She is now sharing her story to raise awareness about sepsis and its symptoms which could easily be misinterpreted.
A mom-of-one shared her harrowing experiences with sepsis that led her close to death after she brushed off its symptoms. In November 2015, 46-year-old Jessica Middour was taking her mother to the hospital when she started feeling sick and sweating profusely. She neglected them as "hot flashes" and "nerves," but her condition worsened and she fainted. She was rushed to the hospital's emergency room for treatment when she was diagnosed with urinary tract infection (UTI).
Jessica told Mirror, "I had taken my mother to the hospital to receive surgery when I suddenly came over very hot—but I thought it was just menopausal hot flashes." She added, "Then I was sick, but still I thought it would just be my nerves because of my mother's surgery, so continued to just sit down fanning myself and waiting for her to be seen."
"Her nurse noticed that I was sweating and looking unwell and told me to go to the emergency room downstairs, but I didn't listen until I tried to stand up and fell straight back down. When I went downstairs I gave urine samples, had all sorts of scans, and was hooked up to IV drips—and after a while, I was told I had a UTI, which gave me instant relief."
But that wasn't it. She was later informed that she had gone into a septic shock; soon she found herself battling for life amid kidney, liver, and brain scans. After being under observation for a week, she returned home. She went on to say, "However, just hours later they told me I had gone into septic shock and for the next week I was still in the hospital fighting for my life." But her relief wore off soon when she was again diagnosed with sepsis derived from UTI, 6 months later.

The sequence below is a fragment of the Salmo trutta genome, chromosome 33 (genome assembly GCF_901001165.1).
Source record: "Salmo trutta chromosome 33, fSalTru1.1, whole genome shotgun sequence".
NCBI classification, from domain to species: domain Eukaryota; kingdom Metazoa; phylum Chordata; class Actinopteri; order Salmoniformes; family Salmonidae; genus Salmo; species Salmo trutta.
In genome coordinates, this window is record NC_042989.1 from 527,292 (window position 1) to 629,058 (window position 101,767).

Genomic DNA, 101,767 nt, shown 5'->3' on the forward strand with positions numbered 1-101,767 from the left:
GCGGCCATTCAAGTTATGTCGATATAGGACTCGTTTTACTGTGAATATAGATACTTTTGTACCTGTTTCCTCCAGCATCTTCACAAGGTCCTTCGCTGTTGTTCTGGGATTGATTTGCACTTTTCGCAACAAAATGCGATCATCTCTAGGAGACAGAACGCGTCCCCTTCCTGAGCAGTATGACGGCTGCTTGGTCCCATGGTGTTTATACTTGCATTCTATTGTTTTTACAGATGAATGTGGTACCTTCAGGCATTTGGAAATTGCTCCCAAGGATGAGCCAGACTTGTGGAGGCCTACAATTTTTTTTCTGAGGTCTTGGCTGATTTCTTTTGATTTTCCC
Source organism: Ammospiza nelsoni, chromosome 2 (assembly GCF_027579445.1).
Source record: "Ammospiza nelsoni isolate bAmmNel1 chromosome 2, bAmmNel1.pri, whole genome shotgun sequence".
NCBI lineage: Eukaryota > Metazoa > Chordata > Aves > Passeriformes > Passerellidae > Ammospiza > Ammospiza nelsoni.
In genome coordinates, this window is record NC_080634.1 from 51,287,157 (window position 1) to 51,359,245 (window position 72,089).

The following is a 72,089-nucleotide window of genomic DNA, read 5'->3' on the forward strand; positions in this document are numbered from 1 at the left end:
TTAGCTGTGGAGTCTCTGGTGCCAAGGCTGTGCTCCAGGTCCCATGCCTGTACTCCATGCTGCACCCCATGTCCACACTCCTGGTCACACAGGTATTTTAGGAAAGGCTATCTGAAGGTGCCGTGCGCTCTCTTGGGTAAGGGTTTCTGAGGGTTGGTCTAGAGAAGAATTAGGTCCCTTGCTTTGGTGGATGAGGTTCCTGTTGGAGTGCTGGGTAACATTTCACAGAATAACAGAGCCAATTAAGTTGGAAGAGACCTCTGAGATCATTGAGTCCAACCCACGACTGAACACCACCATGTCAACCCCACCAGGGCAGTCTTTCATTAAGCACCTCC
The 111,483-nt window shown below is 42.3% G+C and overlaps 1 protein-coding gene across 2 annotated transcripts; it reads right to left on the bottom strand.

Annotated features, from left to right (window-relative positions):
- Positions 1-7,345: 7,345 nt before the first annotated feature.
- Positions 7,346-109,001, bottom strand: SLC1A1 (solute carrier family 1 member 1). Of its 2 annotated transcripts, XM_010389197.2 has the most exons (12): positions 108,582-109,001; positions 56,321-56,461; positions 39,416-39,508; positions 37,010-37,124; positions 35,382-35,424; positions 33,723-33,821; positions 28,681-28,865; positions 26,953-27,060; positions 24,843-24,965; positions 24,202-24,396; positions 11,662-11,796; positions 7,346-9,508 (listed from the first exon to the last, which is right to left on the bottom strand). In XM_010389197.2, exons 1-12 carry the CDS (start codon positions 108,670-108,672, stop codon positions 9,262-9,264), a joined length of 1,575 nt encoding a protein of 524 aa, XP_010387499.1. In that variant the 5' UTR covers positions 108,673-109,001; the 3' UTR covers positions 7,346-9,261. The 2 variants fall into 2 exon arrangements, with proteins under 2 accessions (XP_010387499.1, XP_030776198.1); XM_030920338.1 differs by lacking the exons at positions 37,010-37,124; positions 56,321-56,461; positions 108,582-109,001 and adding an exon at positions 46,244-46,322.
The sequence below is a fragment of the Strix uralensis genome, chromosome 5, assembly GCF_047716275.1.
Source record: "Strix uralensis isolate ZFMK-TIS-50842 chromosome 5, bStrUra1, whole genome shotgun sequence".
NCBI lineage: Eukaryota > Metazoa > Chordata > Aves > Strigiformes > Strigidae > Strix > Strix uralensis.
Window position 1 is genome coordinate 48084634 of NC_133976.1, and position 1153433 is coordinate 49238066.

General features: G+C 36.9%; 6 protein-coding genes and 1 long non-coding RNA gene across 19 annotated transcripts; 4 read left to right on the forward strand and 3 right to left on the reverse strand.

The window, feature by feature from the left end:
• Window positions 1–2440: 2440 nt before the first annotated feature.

"When I was finally allowed home I hoped it was all over so I returned back to work - but then six months later the same symptoms came over me like a wave and when I got to the hospital, I was diagnosed with sepsis again."
She became weak, frail, and experienced a drastic lack of energy, which left her exhausted and unable to complete tasks. Jessica decided to give herself complete rest and, thus, quit her job. However, despite the huge lifestyle changes, to her utter dismay, she was diagnosed with the same disease for the third time. She had lost all hope and even bid a final goodbye to her family when she was admitted to the hospital for the third time, reports Mirror. An emotional Jessica recalled, "Once again, I battled through this sepsis before being diagnosed with it again under a year later. This time I said goodbye to my family because I was certain that I couldn't be lucky a third time, but somehow I was."
But being the strong-willed woman she is, she beat death for the third time and survived to tell her story. She now wants to educate people about sepsis and its symptoms. She beat the odds and got the change to live again, so she wants to make sure she uses the opportunity for the greater good. This condition is often underdiagnosed and/or brushed aside by women. "Every time it was as a result of a UTI—something which is so common in so many women," she said.
She wishes to educate people on the significance of a thorough diagnosis and urges them to never neglect symptoms, "Hopefully from sharing my story people will realize it can be so much deeper than your initial diagnosis and I'm encouraging people to push their doctors to ask if it could be sepsis."
Despite surviving the life-threatening condition three times, Jessica admits that she suffers from "post-sepsis syndrome" to date. She said, "I have had to quit my job because the side effects of having sepsis three times are just too strong. I am constantly tired, I have constant joint pains, I've lost the feeling in my toes and I can't solve simple problems or tasks like I used to be able to."
She also admits how facing this deadly disease three times has left her perpetually worried about her life. "Every time I go to the bathroom I'm petrified that I'm going to have another UTI and die from sepsis."
"I could have very easily died all three times if I didn't recognize my sepsis sooner—thankfully, I was in the right place at the right time when I was first diagnosed because if I was at home in bed, it would've been the end to my story." She is driven to spread the message so that women learn to put their health and wellbeing first. "This is why I'm encouraging everyone to get a better understanding of sepsis and how it can derive from simple illnesses such as a UTI," she added.